The Law Offices of Bradford E. Block has organized and obtained tax-exempt status for a variety of not for profit organizations, including both public charities and private foundations.
We currently represent a number of tax exempt organizations including public charities and private foundations.
In order to obtain tax exempt status an organization must file IRS Form 1023 Application for Recognition of Exemption under Section 501(c) of the Internal Revenue Code. Our office has successfully prepared and filed numerous applications with the IRS for tax exempt status on behalf of our clients.
Organizing a Not-For-Profit Corporation in Illinois
- Key Provisions to Include. Articles of Incorporation
- Key Provisions to Include in Not-For-Profit Corporation Bylaws
- The Use of LLCs (and L3Cs) for Nonprofits
Key Provisions to Include. Articles of Incorporation
A not-for-profit corporation is formed in Illinois by the filing Articles of Incorporation with the Illinois Secretary of State. Two identical copies of the Articles of Incorporation, Form NP-102.10, must be submitted when organizing a not-for-profit corporation in Illinois. These articles set forth the name of the corporation, the length of its duration, the purposes for which it has been created and any accompanying provisions. In addition, the Articles of Incorporation also include the name of the registered agent, address of the registered office, the number and names and residential addresses of the Directors and the names of each incorporator.
Section 104.05 of the Illinois Act sets forth the guidelines which need to be followed when selecting a name for the corporation. One such guideline provides that any name can be chosen so long as it can be distinguished from an already existing corporation or limited liability company. The Secretary of State’s office can do a name check over the telephone should one want to verify the availability of a name. The name must also refrain from having any reference to an established political party (republican, democrat…etc.) unless that party has previously given consent. Unlike for-profit corporations, the name of a not-for-profit corporation need not but may contain the word “corporation”, “company”, “incorporated”, or “limited”, or an abbreviation of one of such words. Practitioners should review Section 104.05 of the Illinois Act for other name guidelines prior to preparing and filing Articles of Incorporation. In addition to the naming, the following are other key provisions that should be addressed when organizing a not-for-profit corporation.
3. Governing Body.
The governing body of a not-for-profit corporation is Board of Directors that manages the affairs of the corporation. The number of initial number of Directors is fixed by the Articles of Incorporation. Amendments should be made to the by-laws to increase or decrease the number of Directors. A minimum of three (3) Directors is required for a not-for-profit corporation. The names and the residential addresses of the initial Directors must be set forth in the Articles of Incorporation.
4. Purpose Clause.
The Articles of Incorporation must include the purpose(s) for which the corporation is organized. A broad, vague purpose will not be accepted; the purpose must be specific and narrow. Section 103.05 of the Illinois Act provides an extensive list of allowable purposes for tax exempt or not-for-profit corporations:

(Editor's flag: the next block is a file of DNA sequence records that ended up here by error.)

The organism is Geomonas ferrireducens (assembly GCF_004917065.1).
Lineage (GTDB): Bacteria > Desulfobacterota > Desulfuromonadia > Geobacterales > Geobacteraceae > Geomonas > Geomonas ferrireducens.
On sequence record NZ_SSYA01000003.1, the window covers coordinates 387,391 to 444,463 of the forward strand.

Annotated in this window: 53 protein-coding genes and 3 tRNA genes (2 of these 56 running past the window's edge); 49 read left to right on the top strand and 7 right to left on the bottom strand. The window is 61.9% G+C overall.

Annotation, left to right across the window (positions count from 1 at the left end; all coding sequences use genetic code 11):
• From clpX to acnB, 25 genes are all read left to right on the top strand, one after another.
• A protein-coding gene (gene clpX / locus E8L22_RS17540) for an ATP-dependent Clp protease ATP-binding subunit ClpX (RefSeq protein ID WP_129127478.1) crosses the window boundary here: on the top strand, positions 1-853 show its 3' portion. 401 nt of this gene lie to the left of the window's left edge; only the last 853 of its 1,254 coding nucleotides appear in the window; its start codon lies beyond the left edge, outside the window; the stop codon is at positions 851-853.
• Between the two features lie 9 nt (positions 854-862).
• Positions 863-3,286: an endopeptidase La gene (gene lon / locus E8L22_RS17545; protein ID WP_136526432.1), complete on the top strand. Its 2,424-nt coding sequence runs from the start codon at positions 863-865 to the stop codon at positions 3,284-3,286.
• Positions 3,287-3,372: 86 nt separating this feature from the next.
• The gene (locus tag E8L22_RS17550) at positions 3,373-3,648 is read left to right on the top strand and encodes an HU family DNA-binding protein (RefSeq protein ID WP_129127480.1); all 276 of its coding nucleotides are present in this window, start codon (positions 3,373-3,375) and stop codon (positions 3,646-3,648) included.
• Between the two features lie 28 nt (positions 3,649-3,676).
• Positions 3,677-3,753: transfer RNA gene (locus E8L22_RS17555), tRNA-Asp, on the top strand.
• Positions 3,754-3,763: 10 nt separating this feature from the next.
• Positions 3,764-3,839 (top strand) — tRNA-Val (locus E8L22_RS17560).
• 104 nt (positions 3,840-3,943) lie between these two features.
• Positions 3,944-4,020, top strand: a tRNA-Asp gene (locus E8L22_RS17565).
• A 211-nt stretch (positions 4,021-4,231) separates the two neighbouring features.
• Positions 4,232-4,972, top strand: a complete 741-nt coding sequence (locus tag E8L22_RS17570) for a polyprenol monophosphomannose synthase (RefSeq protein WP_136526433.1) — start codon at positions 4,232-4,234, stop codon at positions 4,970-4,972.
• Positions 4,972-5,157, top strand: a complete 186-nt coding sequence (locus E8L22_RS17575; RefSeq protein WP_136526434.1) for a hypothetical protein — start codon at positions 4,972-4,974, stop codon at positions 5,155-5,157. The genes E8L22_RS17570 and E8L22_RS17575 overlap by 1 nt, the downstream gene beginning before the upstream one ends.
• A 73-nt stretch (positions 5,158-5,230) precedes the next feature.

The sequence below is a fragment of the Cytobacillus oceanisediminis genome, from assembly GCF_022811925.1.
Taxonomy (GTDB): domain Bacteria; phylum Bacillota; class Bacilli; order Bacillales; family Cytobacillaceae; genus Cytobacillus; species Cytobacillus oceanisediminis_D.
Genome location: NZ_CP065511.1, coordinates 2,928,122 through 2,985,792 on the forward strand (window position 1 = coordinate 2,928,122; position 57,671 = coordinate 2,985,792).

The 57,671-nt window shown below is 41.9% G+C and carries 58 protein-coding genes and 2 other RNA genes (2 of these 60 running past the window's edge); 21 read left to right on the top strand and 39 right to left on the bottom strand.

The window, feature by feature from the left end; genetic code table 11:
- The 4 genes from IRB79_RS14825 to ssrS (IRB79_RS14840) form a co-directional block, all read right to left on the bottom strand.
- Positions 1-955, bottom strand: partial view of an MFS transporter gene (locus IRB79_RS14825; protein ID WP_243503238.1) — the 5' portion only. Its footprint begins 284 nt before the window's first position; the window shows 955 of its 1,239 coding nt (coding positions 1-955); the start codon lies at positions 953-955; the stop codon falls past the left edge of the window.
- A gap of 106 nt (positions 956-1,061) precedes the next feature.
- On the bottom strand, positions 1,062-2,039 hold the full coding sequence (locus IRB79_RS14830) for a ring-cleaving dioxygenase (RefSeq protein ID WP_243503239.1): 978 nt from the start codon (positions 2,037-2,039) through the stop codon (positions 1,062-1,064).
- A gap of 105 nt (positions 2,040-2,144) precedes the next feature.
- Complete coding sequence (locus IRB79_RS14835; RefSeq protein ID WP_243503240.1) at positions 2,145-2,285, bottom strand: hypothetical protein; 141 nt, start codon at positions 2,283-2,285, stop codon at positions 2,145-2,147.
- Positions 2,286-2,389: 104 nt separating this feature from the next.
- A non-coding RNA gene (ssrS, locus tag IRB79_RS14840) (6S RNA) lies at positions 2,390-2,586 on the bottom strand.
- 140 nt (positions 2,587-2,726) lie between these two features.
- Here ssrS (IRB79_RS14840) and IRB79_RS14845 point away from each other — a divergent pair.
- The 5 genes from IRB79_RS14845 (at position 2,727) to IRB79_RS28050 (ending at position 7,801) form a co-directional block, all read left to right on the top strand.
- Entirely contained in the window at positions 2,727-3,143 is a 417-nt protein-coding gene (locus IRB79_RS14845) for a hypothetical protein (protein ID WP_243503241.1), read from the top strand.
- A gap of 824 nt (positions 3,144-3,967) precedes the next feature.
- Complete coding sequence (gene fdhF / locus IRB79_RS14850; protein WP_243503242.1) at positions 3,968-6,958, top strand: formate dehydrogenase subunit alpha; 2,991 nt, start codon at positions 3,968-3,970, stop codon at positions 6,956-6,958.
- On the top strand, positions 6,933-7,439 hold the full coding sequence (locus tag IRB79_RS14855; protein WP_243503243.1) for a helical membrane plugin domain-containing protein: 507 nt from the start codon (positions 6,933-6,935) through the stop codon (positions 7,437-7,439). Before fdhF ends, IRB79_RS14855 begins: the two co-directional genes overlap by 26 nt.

9. Social10. Literary
16. Soil Improvement
17. Crop Improvement
18. Livestock or poultry improvement19. Professional, Commercial, industrial or trade association
20. Promoting the development, establishment or expansion of industries
21. Electrification on a cooperative basis
22. Telephone service on a mutual or cooperative basis
23. Ownership and operation of water supply facilities for drinking and general domestic use on a mutual or cooperative basis
24. Ownership or administration of a residential property on a cooperative basis
25. Administration and operation of property owned on a condominium basis or by a homeowner association
26. Administration and operation of an organization on a cooperative basis producing or furnishing goods, services, or facilities primarily for the benefit of Members who are consumers of such goods, services, or facilities
27. Operation of a community mental health board or center organized pursuant to the “Community Mental Health Act” for the purpose of providing direct patient services
28. Provision of debt management services as authorized by the Debt Management Service Act
29. Promotion, operation and administration of a ridesharing arrangement as defined in Section 1-176.1 of the Illinois Vehicle Code
30. The Administration and operation of an organization for the purpose of assisting low-income consumers in the acquisition of utility and telephone services
The purpose may be prefaced with a more broad intention but should be followed by a detailed elaboration. Any indication of a business purpose should be avoided, as it is contradictory to the tax-exempt or not-for-profit corporation’s purposes. See also “6. Provisions Required by IRS”, below.
5. Dissolution Clauses.
The Illinois Act does not require that the Articles of Incorporation contain a provision regarding the dissolution of the corporation. However, the IRS requires that such a provision is contained in the Articles of Incorporation. Dissolution terminates the corporation’s existence and stops it from conducting further affairs except those necessary to disburse its remaining assets. A voluntary dissolution of a corporation must be authorized by a majority of the Directors. When this occurs, the corporation must follow the guidelines for dissolution as set up in the dissolution clauses of the Articles of Incorporation. Notice of the election to dissolve the corporation has to be provided to all Directors a minimum of three days prior to the execution of the Articles of Dissolution. If the corporation has Members, a notice of the dissolution meeting must be provided to all Members. At least two-thirds of Members must agree upon dissolution, unless the bylaws specify a smaller or larger vote requirement.